Advanced materials are used in most industrial sectors and human activities and all developing and developed countries as well as international organizations eg. United Nations have established work groups, which survey the national and global state and developments in the area of advanced materials trying to establish strategies on that crucial technology sector. These strategies are focused on research and technology activities including education and vocation training, as well as stimulus for the starting up of new industrial applications. To introduce such a concept in Greece and especially in Northern Greece, the Technological Education Institute of Serres has initiated an Interregional technology transfer project in this scientific field. This project includes mod topics of advanced materials technology with emphasison specific industrial applications (renewable energy systems). The project demonstrates the development of a prototype photovoltaic thermal system in terms of a new industrial product. The product development procedure consists of steps such as initial product design, materials selection and processing, prototype design and manufacturing, quality control, performance optimization, but also control of materials ecocompatibility according to the national trends of life cycle design and recycling techniques. Keywords: Interregional technology transfer, materials, renewable energy systems.

  17. Fissionable material

    International Nuclear Information System (INIS)

    Schuuring, C.; Tuininga, E.-J.; Turkenburg, W.

    1983-01-01

    This book is a presentation of controversies surrounding nuclear energy discussions in the Netherlands and aims to show that there are serious arguments against nuclear energy. Chapters on the following topics are included: the various dimensions of the energy discussion, the background to the existence of controversies in the nuclear energy discussion, the relation between nuclear energy and prosperity, different opinions concerning the cost of producing electricity from nuclear energy, radioactive waste, the consequences of a large scale accident, the relation between the peaceful use of nuclear energy and the proliferation of nuclear weapons, the effects of low radiation doses, the relation between nuclear energy and developments in the Third World, the effect of nuclear energy on democracy. The authors of these chapters, themselves critical of nuclear energy, have described the particular controversy and have given the viewpoints of both advocates and adversaries, followed by their own opinion. The conclusions from each chapter are recapitulated in a summary and the various components of the nuclear energy cycle are presented in an appendix. (C.F.)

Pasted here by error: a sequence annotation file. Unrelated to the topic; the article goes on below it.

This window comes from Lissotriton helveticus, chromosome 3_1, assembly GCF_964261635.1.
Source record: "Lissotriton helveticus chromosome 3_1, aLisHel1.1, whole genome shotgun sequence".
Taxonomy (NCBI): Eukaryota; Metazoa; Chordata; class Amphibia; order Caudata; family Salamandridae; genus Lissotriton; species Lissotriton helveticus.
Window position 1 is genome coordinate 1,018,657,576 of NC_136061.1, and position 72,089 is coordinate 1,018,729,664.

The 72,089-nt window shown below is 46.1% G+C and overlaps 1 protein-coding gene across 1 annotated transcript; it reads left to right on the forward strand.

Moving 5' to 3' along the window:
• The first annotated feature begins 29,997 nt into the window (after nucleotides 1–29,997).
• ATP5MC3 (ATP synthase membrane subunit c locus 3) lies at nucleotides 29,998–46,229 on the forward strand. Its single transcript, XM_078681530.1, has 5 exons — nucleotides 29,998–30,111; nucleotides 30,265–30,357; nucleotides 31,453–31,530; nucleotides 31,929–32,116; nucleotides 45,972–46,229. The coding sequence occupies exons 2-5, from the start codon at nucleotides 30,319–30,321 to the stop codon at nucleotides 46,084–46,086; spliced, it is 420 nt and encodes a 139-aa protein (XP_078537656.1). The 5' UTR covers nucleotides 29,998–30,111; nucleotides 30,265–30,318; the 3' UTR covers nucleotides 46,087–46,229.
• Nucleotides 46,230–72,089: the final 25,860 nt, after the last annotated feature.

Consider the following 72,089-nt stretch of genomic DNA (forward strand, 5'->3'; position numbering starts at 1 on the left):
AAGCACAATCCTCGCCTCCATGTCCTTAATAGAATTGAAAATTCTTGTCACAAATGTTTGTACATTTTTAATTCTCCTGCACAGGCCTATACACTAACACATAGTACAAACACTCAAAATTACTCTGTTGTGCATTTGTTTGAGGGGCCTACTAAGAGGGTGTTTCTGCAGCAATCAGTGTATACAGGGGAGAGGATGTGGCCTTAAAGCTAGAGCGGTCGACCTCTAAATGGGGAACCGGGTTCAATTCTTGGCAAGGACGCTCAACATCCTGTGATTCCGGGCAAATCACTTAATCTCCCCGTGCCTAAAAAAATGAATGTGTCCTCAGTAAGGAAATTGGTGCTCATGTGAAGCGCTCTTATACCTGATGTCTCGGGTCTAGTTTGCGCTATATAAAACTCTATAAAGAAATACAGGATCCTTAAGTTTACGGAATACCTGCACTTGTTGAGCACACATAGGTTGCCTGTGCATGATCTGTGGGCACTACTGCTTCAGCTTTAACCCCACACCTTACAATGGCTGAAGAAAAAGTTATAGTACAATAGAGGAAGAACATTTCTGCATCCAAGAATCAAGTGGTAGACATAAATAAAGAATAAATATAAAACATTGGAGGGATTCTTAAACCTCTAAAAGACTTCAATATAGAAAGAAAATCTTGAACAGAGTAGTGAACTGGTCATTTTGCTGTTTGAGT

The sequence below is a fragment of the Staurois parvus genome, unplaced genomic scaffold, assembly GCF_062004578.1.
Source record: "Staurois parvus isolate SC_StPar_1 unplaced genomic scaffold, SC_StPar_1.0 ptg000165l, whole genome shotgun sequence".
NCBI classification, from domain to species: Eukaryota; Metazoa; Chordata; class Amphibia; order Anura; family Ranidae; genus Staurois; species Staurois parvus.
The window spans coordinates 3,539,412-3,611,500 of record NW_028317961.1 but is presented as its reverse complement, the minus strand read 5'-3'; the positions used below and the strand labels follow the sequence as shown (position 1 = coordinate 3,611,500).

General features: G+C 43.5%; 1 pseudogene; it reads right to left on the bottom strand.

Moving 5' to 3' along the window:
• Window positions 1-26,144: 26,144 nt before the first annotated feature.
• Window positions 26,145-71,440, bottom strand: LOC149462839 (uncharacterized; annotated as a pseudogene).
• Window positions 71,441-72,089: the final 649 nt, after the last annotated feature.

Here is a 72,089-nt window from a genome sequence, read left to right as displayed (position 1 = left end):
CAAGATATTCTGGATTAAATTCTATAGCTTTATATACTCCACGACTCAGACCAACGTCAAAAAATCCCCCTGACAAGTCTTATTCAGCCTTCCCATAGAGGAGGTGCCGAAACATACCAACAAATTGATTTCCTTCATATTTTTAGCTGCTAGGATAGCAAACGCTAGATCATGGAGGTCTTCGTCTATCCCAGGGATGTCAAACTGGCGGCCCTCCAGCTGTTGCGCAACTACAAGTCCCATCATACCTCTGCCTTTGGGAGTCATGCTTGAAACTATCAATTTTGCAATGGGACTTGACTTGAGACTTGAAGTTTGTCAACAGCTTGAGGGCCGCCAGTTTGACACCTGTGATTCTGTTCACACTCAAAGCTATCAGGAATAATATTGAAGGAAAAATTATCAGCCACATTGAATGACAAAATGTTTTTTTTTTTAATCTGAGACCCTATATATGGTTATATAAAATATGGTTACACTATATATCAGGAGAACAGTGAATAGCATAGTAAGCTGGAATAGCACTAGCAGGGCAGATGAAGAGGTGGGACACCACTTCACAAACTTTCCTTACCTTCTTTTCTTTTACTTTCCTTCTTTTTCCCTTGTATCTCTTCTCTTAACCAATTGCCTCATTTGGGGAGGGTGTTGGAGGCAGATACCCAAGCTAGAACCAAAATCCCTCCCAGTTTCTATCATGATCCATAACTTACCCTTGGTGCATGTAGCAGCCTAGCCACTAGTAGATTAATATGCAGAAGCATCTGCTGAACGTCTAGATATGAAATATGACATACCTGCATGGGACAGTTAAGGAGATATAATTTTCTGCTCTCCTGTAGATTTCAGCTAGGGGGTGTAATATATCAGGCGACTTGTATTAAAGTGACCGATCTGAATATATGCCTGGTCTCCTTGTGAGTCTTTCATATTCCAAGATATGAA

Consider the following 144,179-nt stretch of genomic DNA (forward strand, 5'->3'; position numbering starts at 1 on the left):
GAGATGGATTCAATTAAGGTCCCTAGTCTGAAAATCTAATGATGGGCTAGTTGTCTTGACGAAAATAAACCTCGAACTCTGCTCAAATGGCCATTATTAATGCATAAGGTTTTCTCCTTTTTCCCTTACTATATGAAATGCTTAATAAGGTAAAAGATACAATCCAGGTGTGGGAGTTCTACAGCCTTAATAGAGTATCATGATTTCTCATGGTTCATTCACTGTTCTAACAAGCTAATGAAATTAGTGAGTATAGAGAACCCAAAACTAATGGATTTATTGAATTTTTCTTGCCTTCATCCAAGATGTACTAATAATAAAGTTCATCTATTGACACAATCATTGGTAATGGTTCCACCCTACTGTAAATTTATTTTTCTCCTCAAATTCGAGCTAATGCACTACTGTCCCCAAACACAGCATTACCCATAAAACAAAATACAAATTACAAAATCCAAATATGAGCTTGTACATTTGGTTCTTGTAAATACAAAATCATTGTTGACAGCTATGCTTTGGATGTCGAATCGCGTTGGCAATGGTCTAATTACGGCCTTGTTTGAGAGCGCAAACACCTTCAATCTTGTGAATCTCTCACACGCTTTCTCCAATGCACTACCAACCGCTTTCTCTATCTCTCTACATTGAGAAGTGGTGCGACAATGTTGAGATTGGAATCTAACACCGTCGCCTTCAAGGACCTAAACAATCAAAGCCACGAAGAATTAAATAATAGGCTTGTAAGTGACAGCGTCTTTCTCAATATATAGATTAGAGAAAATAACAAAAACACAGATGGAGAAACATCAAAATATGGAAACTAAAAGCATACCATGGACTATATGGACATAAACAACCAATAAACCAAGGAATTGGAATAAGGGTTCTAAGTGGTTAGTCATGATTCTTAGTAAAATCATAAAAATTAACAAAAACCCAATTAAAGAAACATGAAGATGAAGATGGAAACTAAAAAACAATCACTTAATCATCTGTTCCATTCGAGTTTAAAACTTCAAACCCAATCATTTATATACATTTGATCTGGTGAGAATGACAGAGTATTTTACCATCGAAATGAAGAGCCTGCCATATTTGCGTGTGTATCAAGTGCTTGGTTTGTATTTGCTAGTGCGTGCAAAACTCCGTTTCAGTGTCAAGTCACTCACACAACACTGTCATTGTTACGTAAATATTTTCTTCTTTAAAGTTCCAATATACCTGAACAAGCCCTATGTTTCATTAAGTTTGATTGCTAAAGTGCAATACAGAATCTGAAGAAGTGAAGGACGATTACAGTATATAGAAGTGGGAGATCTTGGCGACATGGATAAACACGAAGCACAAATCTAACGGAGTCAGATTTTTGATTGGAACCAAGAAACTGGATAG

18. Measurements of fission cross-sections. Chapter 4

    International Nuclear Information System (INIS)

    James, G.D.

    1981-01-01

    The steps involved in the measurement of fission cross sections are summarized and the range of techniques available are considered. Methods of fission detection are described with particular emphasis on the neutron energy dependent properties of the fission process and the details of fragment energy loss which can lead to energy-dependent changes in detector efficiency. Selected examples of fission cross-section measurements are presented and methods of data reduction, storage, analysis and evaluation, are examined. Finally requested accuracies for fission cross section data are compared to estimated available accuracies. (U.K.)

  19. Fission products collecting devices

    International Nuclear Information System (INIS)

    Matsumoto, Hiroshi

    1979-01-01

    Purpose: To enable fission products trap with no contamination to coolants and cover gas by the provision of a fission products trap above the upper part of a nuclear power plant. Constitution: Upon fuel failures in a reactor core, nuclear fission products leak into coolants and move along the flow of the coolants to the coolants above the reactor core. The fission products are collected in a trap container and guided along a pipeline into fission products detector. The fission products detector monitors the concentration of the fission products and opens the downstream valve of the detector when a predetermined concentration of the fission products is detected to introduce the fission products into a waste gas processing device and release them through the exhaust pipe. (Seki, T.)

  20. Renewable Energy Laboratory Development for Biofuels Advanced Combustion Studies

    Energy Technology Data Exchange (ETDEWEB)

    Soloiu, Valentin A. [Georgia Southern Univ., Statesboro, GA (United States)

    2012-03-31

    The research advanced fundamental science and applied engineering for increasing the efficiency of internal combustion engines and meeting emissions regulations with biofuels. The project developed a laboratory with new experiments and allowed investigation of new fuels and their combustion and emissions. This project supports a sustainable domestic biofuels and automotive industry creating economic opportunities across the nation, reducing the dependence on foreign oil, and enhancing U.S. energy security. The one year period of research developed fundamental knowledge and applied technology in advanced combustion, emissions and biofuels formulation to increase vehicle's efficiency. Biofuels combustion was investigated in a Compression Ignition Direct Injection (DI) to develop idling strategies with biofuels and an Indirect Diesel Injection (IDI) intended for auxiliary power unit.